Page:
Dereverse this statement to: “How to stay creative with dominating people present” or “How to get rid of dominating people.” Pursue paradigm shifts as they occur.

GUIDED FRESH EYE: Think about your problem as someone or something else. For example:

a) Dolphin, bat, eagle, jellyfish, lion, pea pod, or oak seed (choose one)

b) Chemical engineer, mechanical engineer, Martian, or artist (choose one)

c) Biologist, chemist, secretary, banker, frog, or geneticist (choose one)

d) Architect, builder, carpenter, accountant, or shark (choose one)

e) Physicist, astronomer, musician, dancer, elephant, or farmer (choose one)

f) Hydraulic engineer, clothes designer, musician, or cougar (choose one)

Restate the problem.

VERB SUBSTITUTION: A systematic change of a word in a problem statement often transforms perspectives so paradigm shifts occur. For example, you can transform: “How to get rid of a dominating person”…into:

“How to work with a dominating person.”

” ” change a dominating person.”

” ” succeed with a dominating person.”

” ” enjoy a dominating person.”

” ” handle a dominating person.”

” ” avoid a dominating person.”

” ” succeed in spite of a dominating person.”

” ” get along with a dominating person.”

” ” retrain a dominating person.”

” ” negotiate with a dominating person,” etc.

Note the different paradigms that occur with each verb substitution, possibly providing new ways to approach your problem. Substitutions for the word ‘dominating‘ or ‘person’ in the problem statement may also provoke an insightful paradigm shift.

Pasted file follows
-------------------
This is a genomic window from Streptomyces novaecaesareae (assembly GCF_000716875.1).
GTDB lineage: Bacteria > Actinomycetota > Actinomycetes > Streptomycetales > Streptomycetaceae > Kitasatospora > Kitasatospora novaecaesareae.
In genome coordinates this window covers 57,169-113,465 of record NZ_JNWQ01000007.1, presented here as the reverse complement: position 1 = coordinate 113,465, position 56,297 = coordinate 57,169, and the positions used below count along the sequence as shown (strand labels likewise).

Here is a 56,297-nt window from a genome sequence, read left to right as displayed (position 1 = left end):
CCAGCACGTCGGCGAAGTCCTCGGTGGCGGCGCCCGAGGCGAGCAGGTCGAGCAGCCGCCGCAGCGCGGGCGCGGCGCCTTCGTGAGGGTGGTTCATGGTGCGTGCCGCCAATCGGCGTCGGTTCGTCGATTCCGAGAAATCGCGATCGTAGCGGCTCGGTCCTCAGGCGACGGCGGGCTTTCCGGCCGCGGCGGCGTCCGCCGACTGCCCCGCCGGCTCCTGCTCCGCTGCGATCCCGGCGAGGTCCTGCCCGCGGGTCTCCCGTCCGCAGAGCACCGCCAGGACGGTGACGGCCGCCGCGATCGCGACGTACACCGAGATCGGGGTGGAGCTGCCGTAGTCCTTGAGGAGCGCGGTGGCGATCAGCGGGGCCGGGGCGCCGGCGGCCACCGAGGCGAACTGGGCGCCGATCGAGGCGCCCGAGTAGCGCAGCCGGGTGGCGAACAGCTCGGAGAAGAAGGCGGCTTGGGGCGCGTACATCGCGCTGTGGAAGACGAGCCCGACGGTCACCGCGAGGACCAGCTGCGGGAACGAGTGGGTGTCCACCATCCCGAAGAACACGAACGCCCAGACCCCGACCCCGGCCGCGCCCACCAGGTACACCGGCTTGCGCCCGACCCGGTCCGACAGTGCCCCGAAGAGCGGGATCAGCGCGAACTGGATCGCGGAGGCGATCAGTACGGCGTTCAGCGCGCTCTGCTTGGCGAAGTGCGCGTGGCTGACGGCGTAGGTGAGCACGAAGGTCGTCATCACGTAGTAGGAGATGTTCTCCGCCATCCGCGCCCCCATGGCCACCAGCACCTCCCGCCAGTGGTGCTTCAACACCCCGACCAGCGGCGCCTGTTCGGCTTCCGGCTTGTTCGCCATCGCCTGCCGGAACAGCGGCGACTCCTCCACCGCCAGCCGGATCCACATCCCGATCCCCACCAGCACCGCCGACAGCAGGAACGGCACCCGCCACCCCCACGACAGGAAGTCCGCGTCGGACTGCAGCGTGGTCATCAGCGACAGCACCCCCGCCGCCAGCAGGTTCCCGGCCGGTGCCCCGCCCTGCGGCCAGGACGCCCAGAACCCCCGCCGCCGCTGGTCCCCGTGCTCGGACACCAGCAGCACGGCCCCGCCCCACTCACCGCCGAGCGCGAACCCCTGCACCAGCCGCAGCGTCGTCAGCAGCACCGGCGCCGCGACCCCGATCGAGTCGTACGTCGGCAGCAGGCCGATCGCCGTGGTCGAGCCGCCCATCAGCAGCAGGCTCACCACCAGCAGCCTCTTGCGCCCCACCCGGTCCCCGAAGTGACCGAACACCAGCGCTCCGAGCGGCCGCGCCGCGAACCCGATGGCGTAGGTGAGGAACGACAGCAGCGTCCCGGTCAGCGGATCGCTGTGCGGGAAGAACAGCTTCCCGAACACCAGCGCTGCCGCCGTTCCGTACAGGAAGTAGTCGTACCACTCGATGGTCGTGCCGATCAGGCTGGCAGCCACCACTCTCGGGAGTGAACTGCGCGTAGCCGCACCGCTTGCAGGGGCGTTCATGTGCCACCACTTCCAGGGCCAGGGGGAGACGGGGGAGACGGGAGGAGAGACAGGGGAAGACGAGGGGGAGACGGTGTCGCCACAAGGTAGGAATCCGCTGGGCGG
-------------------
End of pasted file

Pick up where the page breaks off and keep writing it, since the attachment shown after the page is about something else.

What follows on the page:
W-QUESTIONS: Asking questions that force you to look at a problem in a different way might lead to unexpected new paradigms. For example, please answer the following questions about the problem:

• Why?

• Who?

• What?

• Where?

• When?

• With whom?

• And again, why?

I discuss other methods to shift paradigms, especially the use of metaphors with some advanced creativity triggers, in my book: “Creativity Triggers For College Students.”

A TRUE STORY: After a creativity session during which we clarified problems innovatively, a vice president of a Fortune-500 company told me he astonished himself with the many new paradigms he discovered concerning a problem on which he had already worked for several years. He achieved useful paradigm shifts using these techniques.

Eliminate the box. Make action plans to shift paradigms periodically

And checkout my book:

 “CREATIVITY TRIGGERS ARE FOR EVERYONE: How To Use Your Inventiveness To Brighten Your Life.” 

CLICK here OR HERE.

©2017 by Ed Glassman

ABOUT THIS AUTHOR

Edward Glassman, Ph.D., Professor Emeritus of the University of North Carolina at Chapel Hill, founded the Program For Team Excellence And Creativity at the university. He led scores of problem-solving creativity meetings and creative thinking workshops-seminars for many large and small companies. He was a ‘Guggenheim Foundation Fellow’ at Stanford University, a ‘Visiting Fellow’ at the ‘Center For Creative Leadership’ in Greensboro, NC, a Visiting Professor at the University Of California at Irvine, and a Visiting Scientist at SRI International in Palo Alto, California.

His book: “Team Creativity At Work I & II: Creative Problem Solving At Its Best,” is available: CLICK here OR HERE.

Another book of his: “R&D CREATIVITY AND INNOVATION HANDBOOK: A Practical Guide To Improve Creative Thinking and Innovation Success At Work is also available.   CLICK here  OR HERE